McPheron taking advantage of opportunities


Then-junior right-handed pitcher Austin McPheron throws a pitch during SIU’s 7-4 loss to Memphis on March 24 at Itchy Jones Stadium. McPheron pitched 3.2 innings and had 5 strikeouts.

By Thomas Donley, @TDonleyDE

The punter on a football team is in a unique position: he only sees the field when his team fails to pick up a first down. 

A long relief pitcher is in a similar situation, almost exclusively pitching when his team is trailing early in the game. 

Junior right-hander Austin McPheron has filled that often uncertain role for Saluki baseball this season.


“With that role you’ve got to be ready to go from pitch one, because you never know how the starter’s going to do,” he said. “I treat it as if I’m starting. That way, I’m mentally prepared to go from the first inning on.”

McPheron said he sticks to a routine to stay prepared on game days, stretching his legs first then his arms, using resistance cords to loosen his arm, throwing a weighted ball, playing catch and throwing long toss, depending on how he feels. He finishes with a “short box” bullpen session to make sure he has a feel for all his pitches.

After a rough start to the season, in which he allowed four earned runs in 1/3 of an inning in his first two appearances, McPheron has allowed four earned runs in his last 20 innings. While he is 1-0 on the season, the Salukis are 3-7 in games he pitches.

“It’s a unique situation,” pitching coach P.J. Finigan said. “You have to always be ready because you’re probably going to be fired into action when things aren’t going well. You have to have the confidence to come in and get people out when there’s runners on base. [McPheron]’s done a great job of that. He has a very, very, very even-keeled personality, and I think that’s why it works for him.”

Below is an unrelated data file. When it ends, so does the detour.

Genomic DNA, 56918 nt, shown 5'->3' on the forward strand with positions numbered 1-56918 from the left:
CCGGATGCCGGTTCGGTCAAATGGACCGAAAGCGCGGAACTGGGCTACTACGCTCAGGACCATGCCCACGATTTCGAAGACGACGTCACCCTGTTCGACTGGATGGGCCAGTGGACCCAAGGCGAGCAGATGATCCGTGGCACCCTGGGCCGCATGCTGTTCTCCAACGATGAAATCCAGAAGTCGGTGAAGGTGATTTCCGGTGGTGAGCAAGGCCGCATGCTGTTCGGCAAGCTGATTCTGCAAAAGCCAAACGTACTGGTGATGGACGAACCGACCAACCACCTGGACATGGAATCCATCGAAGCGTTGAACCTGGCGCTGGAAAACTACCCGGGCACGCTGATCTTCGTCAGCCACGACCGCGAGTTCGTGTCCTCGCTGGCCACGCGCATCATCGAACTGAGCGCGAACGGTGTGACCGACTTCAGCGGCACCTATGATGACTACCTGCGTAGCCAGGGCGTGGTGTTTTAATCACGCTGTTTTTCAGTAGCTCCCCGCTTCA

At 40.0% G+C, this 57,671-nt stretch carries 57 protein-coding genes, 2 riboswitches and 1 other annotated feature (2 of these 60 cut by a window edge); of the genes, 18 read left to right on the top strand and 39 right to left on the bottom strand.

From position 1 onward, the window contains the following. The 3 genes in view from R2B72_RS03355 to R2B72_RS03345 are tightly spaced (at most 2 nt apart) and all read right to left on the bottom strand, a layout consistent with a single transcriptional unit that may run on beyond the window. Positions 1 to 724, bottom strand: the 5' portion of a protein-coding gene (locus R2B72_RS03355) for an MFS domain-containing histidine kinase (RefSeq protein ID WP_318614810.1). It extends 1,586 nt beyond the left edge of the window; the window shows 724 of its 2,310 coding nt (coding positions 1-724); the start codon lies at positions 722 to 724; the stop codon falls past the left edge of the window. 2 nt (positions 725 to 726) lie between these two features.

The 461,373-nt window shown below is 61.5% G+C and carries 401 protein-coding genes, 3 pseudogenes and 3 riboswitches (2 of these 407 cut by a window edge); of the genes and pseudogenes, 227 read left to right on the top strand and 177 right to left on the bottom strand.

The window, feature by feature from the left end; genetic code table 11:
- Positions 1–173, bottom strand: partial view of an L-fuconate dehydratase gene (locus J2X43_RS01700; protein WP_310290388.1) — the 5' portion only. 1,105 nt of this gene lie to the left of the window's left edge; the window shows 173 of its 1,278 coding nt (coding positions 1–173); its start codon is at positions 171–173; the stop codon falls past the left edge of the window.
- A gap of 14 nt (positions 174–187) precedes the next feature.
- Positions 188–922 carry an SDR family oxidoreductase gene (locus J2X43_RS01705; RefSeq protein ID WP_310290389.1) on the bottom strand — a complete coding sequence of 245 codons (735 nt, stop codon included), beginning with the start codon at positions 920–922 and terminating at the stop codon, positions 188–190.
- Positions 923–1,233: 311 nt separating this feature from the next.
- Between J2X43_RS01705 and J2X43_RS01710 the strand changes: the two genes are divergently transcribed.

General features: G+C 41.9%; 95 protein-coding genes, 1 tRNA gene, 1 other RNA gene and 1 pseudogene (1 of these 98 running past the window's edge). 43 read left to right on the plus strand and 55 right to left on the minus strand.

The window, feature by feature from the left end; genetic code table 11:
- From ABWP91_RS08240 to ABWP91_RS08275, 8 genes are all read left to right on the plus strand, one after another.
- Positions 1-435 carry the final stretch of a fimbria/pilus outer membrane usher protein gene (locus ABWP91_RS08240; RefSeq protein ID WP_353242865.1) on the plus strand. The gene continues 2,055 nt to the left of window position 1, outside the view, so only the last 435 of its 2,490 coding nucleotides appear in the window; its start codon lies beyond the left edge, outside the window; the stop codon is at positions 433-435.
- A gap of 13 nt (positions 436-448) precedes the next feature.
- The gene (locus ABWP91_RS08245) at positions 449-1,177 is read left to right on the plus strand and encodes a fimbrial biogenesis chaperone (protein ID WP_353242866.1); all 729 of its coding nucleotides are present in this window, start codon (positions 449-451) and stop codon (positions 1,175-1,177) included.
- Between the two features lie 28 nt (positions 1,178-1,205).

McPheron said a turning point for him was his third outing of the season, in which he went 3 2/3 innings on March 24 in relief of junior lefty Joey Marciano, allowing one run on three hits with five strikeouts against Memphis.

“I think with last year struggling as much as I did, I wasn’t ready for game experience,” said the Johnston City native. “I really needed that one game just to gain confidence and show myself I could do it in a game. When I came in against Memphis and had a really good outing, that propelled me for the rest of the season and gave me a lot of confidence.”

As a sophomore in 2015, McPheron posted an 0-4 record and a 16.53 ERA in nine appearances, including four midweek starts. His 2016 ERA sits at 3.54 in 10 games. Finigan said McPheron’s durability helps the 6-foot-4 righty pitch multiple innings of relief and had him in contention for the 2016 starting rotation.


As McPheron has proven himself in long relief, he has earned higher-leverage opportunities. His last two appearances have come while the Dawgs were leading.

“When he got opportunities, he threw well,” coach Ken Henderson said. “If you have success, you get more and better opportunities, and he’s certainly done that.”

Thomas Donley can be reached at [email protected] or at 618-536-3307